The hippocampus, an area in the temporal lobe of the mammalian brain, participates in the storage of personal memories and life events, including traumatic memories and the consequent symptoms of post-traumatic stress, giving importance to the study of the machinery of hippocampal memory storage and retrieval. The circuit is known to be controlled by the neuromodulator Acetylcholine, which switches the circuit between the memory storage state and the memory retrieval state.

We built a computational model of the hippocampus with the ability to perform both memory storage and retrieval functions, controlled by the level of Acetylcholine. This functional separation decrease interference between the two circuit functions while sharing the same physical implementation of a network of spiking neurons.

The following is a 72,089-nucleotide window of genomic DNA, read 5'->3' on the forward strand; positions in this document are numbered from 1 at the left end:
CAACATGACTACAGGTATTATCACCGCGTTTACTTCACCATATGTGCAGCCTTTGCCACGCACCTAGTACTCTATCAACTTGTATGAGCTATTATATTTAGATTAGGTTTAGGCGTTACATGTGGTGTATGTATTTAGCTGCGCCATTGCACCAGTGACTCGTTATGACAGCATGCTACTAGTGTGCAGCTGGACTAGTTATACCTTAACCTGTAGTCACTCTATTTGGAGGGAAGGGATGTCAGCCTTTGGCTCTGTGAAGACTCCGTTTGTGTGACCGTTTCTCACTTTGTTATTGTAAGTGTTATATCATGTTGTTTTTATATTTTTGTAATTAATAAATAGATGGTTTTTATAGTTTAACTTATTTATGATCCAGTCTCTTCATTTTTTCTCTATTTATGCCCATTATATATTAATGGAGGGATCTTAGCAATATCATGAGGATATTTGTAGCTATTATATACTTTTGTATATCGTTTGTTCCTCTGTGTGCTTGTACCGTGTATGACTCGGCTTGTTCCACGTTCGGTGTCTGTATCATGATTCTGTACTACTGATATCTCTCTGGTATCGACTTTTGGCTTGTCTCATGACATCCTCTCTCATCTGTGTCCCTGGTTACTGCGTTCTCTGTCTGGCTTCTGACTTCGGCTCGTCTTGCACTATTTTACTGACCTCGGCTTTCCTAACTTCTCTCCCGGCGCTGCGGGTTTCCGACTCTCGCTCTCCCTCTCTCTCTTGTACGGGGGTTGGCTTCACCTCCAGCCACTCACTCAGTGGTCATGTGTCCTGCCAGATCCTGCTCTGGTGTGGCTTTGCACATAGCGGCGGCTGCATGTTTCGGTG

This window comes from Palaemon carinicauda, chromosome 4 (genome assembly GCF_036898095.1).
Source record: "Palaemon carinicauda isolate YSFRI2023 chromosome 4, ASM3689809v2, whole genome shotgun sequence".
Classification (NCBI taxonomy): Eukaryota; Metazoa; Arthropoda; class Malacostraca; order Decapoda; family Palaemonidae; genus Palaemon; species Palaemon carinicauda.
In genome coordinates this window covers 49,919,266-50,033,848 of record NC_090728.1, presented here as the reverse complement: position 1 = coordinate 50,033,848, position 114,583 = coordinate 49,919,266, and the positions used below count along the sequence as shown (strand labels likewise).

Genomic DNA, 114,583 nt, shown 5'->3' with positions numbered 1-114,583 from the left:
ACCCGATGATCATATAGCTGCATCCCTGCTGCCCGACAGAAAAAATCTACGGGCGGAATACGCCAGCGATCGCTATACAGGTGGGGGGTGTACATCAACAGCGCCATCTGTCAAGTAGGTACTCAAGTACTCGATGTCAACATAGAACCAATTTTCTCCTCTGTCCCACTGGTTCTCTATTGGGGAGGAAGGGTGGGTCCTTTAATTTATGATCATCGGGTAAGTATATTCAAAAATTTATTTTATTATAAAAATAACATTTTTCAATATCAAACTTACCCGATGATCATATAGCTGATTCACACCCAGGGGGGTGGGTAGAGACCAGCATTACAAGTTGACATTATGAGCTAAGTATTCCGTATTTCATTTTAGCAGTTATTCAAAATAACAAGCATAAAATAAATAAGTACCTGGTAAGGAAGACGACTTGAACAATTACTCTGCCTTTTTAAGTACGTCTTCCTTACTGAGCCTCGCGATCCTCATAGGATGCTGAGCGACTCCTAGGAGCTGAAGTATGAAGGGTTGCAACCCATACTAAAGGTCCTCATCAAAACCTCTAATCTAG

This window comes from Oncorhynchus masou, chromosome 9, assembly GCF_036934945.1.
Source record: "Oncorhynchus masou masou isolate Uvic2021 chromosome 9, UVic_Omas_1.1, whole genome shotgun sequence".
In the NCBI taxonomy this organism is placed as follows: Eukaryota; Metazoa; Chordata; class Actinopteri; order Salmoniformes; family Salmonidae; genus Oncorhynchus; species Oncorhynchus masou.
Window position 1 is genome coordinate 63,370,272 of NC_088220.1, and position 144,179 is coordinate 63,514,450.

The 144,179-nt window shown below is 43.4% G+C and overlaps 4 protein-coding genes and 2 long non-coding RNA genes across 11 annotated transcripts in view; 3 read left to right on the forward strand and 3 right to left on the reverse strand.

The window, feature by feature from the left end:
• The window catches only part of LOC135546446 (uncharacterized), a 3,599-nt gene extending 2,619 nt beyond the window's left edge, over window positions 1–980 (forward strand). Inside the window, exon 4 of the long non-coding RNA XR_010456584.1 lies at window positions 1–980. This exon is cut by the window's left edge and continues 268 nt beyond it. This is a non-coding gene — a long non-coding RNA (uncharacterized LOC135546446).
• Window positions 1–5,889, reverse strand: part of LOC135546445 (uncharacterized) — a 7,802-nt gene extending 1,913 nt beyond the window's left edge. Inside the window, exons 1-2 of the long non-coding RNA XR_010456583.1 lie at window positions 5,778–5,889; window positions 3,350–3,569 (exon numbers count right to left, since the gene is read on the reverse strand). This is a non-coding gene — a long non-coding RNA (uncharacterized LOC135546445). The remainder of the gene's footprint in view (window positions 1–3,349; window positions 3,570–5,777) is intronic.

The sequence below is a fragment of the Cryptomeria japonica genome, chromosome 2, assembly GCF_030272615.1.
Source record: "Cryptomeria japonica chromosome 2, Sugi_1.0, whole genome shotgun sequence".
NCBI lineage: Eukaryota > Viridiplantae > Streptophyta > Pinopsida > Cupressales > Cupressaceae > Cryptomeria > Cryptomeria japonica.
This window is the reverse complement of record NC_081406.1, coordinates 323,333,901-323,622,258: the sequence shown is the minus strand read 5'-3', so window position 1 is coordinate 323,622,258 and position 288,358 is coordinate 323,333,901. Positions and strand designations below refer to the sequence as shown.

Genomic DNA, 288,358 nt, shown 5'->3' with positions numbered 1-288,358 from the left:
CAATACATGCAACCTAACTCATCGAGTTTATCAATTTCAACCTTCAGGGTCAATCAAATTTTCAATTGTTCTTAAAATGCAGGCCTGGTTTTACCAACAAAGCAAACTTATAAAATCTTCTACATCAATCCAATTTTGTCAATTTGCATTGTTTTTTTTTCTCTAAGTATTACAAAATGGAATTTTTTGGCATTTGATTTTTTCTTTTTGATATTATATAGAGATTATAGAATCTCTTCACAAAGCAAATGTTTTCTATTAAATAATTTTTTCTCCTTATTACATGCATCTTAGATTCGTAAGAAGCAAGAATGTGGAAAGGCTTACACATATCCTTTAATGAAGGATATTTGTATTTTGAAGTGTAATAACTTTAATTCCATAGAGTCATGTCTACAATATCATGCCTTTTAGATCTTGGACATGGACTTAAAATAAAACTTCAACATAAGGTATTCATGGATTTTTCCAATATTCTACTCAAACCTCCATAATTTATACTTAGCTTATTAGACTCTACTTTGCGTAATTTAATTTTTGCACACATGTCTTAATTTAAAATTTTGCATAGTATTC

We discovered three important differences between the storage and retrieval circuits. First, they had difference in how they produced runaway excitation, an aberrant spread of brain activity leading to seizures. Second, the two circuits had distinct mechanisms to maintain control over runaway excitation spread. These two findings provided the first classification of seizures based on the functional state of the brain, and suggested the need for specific treatments for each type.

Third, we found the two circuits also had unique ways of generating theta rhythmic activity, which is theorized to have a fundamental role in memory storage and retrieval. Our model uncovered an unexpected complexity in theta rhythm generation across functional states of the circuit. These findings can allow for deciphering the computations carried out by the circuit, based on the engaged mechanisms of rhythm generation.